The History of Cats How Cat Breeds Came to Be

The History of Cats

Our feline friends weren't always so tame and amiable. Find out how domestic cat breeds descended from wild cats, and what some of the oldest cat breeds are.

If you’ve ever owned a cat, you know that they make wonderful pets. It may be hard to imagine that your serene lap companion and curious window-gazer was born to serve any other role, but in fact, the domestic cat who occupies homes today has evolved over thousands of years. Beginning in the wild, cats went on to serve a number of functions including rodent catchers and spiritual vessels before becoming the loving sidekicks we know today. Here we’ll explore the fascinating history of this most cherished feline.

Early Domestication of Cats

All modern cats are descended from one cat -- the Felis Silvestris, or the Middle Eastern wildcat. It is with this “cat of the woods” that people began domesticating cats around 12,000 years ago. The oldest evidence of wildcat domestication comes from a tomb in Cyprus where a human was buried alongside a cat -- 9,500 years ago! Though we now have a variety of domestic breeds, many wildcats still roam the earth, living mostly solitary lives and hunting to survive.

The Oldest Domesticated Cat Breeds

You might not know it to look at them, but many breeds have been around for thousands of years, fulfilling various roles before becoming the beloved companions who we know today.

The Persian cat can be traced back as early as 1684 B.C., with hieroglyphic references that suggest their exact beginnings. It is supposed that these cats traveled in caravans loaded with spices and jewels that were making their way west from Persia and Iran.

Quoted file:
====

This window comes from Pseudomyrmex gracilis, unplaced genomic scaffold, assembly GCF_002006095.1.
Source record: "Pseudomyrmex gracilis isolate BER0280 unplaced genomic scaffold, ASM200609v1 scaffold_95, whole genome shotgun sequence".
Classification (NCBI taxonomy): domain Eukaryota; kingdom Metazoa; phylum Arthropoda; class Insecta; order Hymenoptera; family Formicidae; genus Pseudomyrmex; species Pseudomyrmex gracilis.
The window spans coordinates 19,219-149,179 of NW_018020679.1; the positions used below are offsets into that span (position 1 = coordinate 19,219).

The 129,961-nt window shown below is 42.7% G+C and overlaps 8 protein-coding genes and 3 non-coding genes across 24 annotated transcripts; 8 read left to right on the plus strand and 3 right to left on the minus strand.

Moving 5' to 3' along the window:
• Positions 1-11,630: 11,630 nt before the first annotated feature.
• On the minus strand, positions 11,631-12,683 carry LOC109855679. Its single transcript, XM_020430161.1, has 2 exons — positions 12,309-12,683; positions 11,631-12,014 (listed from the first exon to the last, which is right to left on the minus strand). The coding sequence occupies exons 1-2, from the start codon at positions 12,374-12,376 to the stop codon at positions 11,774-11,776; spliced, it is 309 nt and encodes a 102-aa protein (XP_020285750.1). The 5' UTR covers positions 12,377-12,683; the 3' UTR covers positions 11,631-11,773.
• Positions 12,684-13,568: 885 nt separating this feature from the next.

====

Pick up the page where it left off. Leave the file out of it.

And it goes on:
Though the Abyssinian is no doubt one of the oldest breeds, there continues to be some speculation regarding their history. Most likely, these cats traveled to England by way of the coast of the Indian Ocean and parts of Southeast Asia before being imported to North America in the early 1900s.

The Birman first came to America in 1959, but a history steeped in legend suggests that these cats once lived in temples dedicated to Lord Buddha in Burma (now Myanmar). It was believed that when a priest would die, the soul of that priest would enter one of these cats through transmutation, and this is what gave the Birman their appearance of purity.

The British Shorthair is most likely the oldest English breed of cat. These cats can trace their ancestry back to the domestic cats of Rome, where they were kept as pets and as rodent control. Eventually these cats were transported to Europe where they lived as street and barn cats before being recognized in 1800 as an official breed.

The famous Siamese cat was first exported from Thailand in the late 1800s. It is believed that these cats descended from the sacred temple cats in Siam (now called Thailand). When a member of a royal family died, it was thought that these cats received the person’s soul. The cat would then be moved to a temple, where they would live in luxury for the rest of their life.

The American Domestic Cat

Despite the large number of purebred cats in existence today, the American Domestic -- a mixed breed cat -- makes up 95% of the U.S. cat population. These cats have been around since domesticated felines first arrived in the United States decades ago. The American Domestic is a generally healthy type of cat with rare genetic defects. They are available in a variety of sizes, colors, and patterns.

More on Cat Breeds

Where Do Different Cat Breeds Come From? - Infographic
Hypoallergenic Cats for People with Allergies
Easiest Cats to Care For

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Domestic Abyssinian Birman British Shorthair Persian Siamese

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